In Give a Man a Fish James Ferguson examines the rise of social welfare programs in southern Africa, in which states make cash payments to their low income citizens. More than thirty percent of South Africa's population receive such payments, even as pundits elsewhere proclaim the neoliberal death of the welfare state. These programs' successes at reducing poverty under conditions of mass unemployment, Ferguson argues, provide an opportunity for rethinking contemporary capitalism and for developing new forms of political mobilization. Interested in an emerging "politics of distribution," Ferguson shows how new demands for direct income payments (including so-called "basic income")…

Book cover of Best Practice: Management Consulting and the Ethics of Financialization in China

Daromir Rudnyckyj Why did I love this book?

China is often represented as very different from North Atlantic countries, such as the US or the UK. 

Some have argued that China’s phenomenal economic growth over the past three decades has often been attributed to its distinctive economic and labour practices. Kimberly Chong shows how instead Chinese corporations have made extensive use of techniques introduced by Western management consultants, firms like KPMG, Booz, Allen & Hamilton, Inc., or McKinsey & Company. 

In so doing, she shows how local workplace norms and China’s national project of modernization have been reformed by management consulting firms. She also reveals some of the critical but unrecognized techniques that have enabled the remaking of society, such as the iPhone revolution. 

By Kimberly Chong,

Why should I read it?

1 author picked Best Practice as one of their favorite books, and they share why you should read it.

What is this book about?

In Best Practice Kimberly Chong provides an ethnography of a global management consultancy that has been hired by Chinese companies, including Chinese state-owned enterprises. She shows how consulting emerges as a crucial site for considering how corporate organization, employee performance, business ethics, and labor have been transformed under financialization. To date financialization has been examined using top-down approaches that portray the rise of finance as a new logic of economic accumulation. Best Practice, by contrast, focuses on the everyday practices and narratives through which companies become financialized. Effective management consultants, Chong finds, incorporate local workplace norms and assert their expertise…

Book cover of Money: The Unauthorized Biography

Daromir Rudnyckyj Why did I love this book?

Money is often thought of as a valuable thing, like gold or silver. 

This leads us to presume that it must be finite in quality due to its scarcity. Drawing on anthropological studies of objects such as Yap stones, massive stone disks found on a far-flung island in the Pacific Ocean.

Martin shows instead that money is not so much a thing but an abstract system for tracking who has what and who is entitled to what, similar to what the anthropologist Keith Hart has called a “memory bank.” By rethinking money along these lines, we might be able to rethink how we decide who gets what and who doesn’t get what in our communities.

By Felix Martin,

Why should I read it?

2 authors picked Money as one of their favorite books, and they share why you should read it.

What is this book about?

From ancient currency to Adam Smith, from the gold standard to shadow banking and the Great Recession: a sweeping historical epic that traces the development and evolution of one of humankind’s greatest inventions.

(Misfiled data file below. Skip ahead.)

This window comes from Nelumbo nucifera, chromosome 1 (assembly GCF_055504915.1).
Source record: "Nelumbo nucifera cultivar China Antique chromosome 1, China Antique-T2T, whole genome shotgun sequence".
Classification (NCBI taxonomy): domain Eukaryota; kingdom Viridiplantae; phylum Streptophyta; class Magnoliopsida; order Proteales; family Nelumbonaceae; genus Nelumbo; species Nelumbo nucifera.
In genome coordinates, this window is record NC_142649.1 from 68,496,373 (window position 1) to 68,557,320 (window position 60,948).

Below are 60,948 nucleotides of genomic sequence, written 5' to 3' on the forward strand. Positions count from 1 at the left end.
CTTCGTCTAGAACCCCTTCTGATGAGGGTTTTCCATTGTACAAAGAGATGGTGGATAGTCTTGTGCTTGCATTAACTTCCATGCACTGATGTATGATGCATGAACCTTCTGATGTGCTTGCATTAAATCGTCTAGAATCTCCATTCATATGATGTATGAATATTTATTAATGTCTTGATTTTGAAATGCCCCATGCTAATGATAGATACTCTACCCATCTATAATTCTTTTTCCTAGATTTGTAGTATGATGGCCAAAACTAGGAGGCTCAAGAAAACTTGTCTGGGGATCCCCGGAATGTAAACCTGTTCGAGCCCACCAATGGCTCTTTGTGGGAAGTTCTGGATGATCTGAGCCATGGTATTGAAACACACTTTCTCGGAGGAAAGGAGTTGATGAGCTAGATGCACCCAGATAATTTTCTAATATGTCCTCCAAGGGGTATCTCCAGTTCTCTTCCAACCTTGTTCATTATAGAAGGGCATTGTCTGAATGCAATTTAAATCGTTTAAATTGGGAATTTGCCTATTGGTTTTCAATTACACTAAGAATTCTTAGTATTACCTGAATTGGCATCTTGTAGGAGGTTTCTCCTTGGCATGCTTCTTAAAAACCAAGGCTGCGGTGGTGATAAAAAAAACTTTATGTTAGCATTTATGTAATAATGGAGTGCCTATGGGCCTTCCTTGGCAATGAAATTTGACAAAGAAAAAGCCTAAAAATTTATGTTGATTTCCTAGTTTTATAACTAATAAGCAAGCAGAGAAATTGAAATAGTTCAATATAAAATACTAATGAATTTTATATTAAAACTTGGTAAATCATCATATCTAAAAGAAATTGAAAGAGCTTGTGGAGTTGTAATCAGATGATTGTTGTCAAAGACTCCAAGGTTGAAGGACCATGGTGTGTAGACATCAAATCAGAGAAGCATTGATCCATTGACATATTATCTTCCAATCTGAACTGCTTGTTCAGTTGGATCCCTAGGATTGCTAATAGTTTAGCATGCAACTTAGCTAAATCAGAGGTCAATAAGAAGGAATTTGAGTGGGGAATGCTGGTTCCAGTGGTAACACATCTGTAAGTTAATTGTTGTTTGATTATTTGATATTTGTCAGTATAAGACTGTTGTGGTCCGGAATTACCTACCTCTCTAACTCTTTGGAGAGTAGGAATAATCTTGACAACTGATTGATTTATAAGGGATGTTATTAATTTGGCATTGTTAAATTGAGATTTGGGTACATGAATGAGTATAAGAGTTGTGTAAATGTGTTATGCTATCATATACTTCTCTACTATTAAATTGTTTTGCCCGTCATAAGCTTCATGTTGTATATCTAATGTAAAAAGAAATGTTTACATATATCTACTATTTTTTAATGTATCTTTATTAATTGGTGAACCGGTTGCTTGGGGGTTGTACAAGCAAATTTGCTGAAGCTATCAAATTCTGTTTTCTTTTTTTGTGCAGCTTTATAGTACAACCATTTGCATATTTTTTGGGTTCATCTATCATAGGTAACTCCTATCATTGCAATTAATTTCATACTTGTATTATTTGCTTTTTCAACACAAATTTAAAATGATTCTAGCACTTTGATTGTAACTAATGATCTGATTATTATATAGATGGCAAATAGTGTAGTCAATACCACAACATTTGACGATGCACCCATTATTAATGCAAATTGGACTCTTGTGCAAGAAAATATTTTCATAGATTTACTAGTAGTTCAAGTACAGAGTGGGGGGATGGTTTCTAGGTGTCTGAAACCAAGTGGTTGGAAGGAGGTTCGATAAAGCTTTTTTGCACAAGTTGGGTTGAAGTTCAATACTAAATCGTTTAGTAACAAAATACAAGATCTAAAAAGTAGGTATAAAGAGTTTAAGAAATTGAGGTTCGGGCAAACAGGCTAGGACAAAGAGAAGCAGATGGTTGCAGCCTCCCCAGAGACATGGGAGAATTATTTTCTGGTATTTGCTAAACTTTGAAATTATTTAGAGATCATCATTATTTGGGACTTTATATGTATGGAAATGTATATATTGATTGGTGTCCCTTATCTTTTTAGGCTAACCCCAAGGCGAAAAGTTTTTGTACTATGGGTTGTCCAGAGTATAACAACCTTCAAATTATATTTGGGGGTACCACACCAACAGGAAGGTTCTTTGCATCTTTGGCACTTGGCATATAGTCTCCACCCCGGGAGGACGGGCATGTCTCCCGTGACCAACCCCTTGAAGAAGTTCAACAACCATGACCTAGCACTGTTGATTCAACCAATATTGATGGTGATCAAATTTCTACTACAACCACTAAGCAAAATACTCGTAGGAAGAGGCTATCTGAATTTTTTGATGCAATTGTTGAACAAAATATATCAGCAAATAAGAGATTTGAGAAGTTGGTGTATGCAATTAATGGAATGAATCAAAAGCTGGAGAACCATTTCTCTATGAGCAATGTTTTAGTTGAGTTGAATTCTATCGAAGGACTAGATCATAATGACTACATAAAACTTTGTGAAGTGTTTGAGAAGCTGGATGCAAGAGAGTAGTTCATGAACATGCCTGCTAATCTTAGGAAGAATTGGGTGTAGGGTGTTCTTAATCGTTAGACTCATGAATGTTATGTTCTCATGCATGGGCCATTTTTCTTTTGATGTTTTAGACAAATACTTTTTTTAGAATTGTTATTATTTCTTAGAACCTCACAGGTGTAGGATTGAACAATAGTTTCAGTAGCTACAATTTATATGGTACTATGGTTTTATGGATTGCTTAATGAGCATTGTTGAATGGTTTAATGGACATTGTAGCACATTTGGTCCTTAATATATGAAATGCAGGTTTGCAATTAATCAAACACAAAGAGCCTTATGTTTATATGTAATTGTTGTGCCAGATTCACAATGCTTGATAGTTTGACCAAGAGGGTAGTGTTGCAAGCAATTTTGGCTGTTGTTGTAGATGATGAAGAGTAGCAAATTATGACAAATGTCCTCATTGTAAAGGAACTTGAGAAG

What is money, and how does it work? In this tour de force of political, cultural and economic history, Felix Martin challenges nothing less than our conventional understanding of money. He describes how the Western idea of money emerged from interactions between Mesopotamia and ancient Greece and was shaped over the centuries by tensions between sovereigns and the emerging middle classes. He explores the extraordinary diversity of…

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Wealth Odyssey: The Essential Road Map for Your Financial Journey Where Is It You Are Really Trying to Go with Money?

By Larry R. Frank Sr., Maxwell Limanowski (editor), Peter Sander (editor)

Book cover of Wealth Odyssey: The Essential Road Map for Your Financial Journey Where Is It You Are Really Trying to Go with Money?

Larry R. Frank Sr. Author Of Wealth Odyssey: The Essential Road Map for Your Financial Journey Where Is It You Are Really Trying to Go with Money?

New book alert!

Why am I passionate about this?

Author Father Grandfather Business founder Planner and thinker Income and longevity researcher

Larry's 3 favorite reads in 2023

What is my book about?

What are you trying to do with your money?

Few of us take the time to analyze our financial needs and goals to answer that pressing question. In Wealth Odyssey, author Larry R. Frank Sr. uses his extensive financial background to provide a universal road map that will help you determine the wealth you need to support your chosen lifestyle.

Frank discusses such topics as the wealth rule, the earning-spending-saving formula, using debt wisely, and 
risk management. 

Wealth Odyssey is authored to be timeless; it does not matter what the market has done, or will do. This is a practical, no-nonsense guide that will help you develop a personal definition of wealth and create an effective strategy for long-term financial success.

Wealth Odyssey: The Essential Road Map for Your Financial Journey Where Is It You Are Really Trying to Go with Money?

By Larry R. Frank Sr., Maxwell Limanowski (editor), Peter Sander (editor)

What is this book about?

"Frank, a Certified Financial Planner in California, offers a concise, precise guide to "prudent thinking" about personal finances, along with simple tools to estimate how much is required for a comfortable retirement." "A sound guide designed to help people make sensible plans for a successful retirement" - Kirkus book review "First let me tell you Larry Frank knows his stuff. He has a procedure that many will find worth taking the time to implement.” " The book is full of good advice." - Armchair interviews "Larry Frank Sr, gives you a guidebook or "road map" for your financial goals or…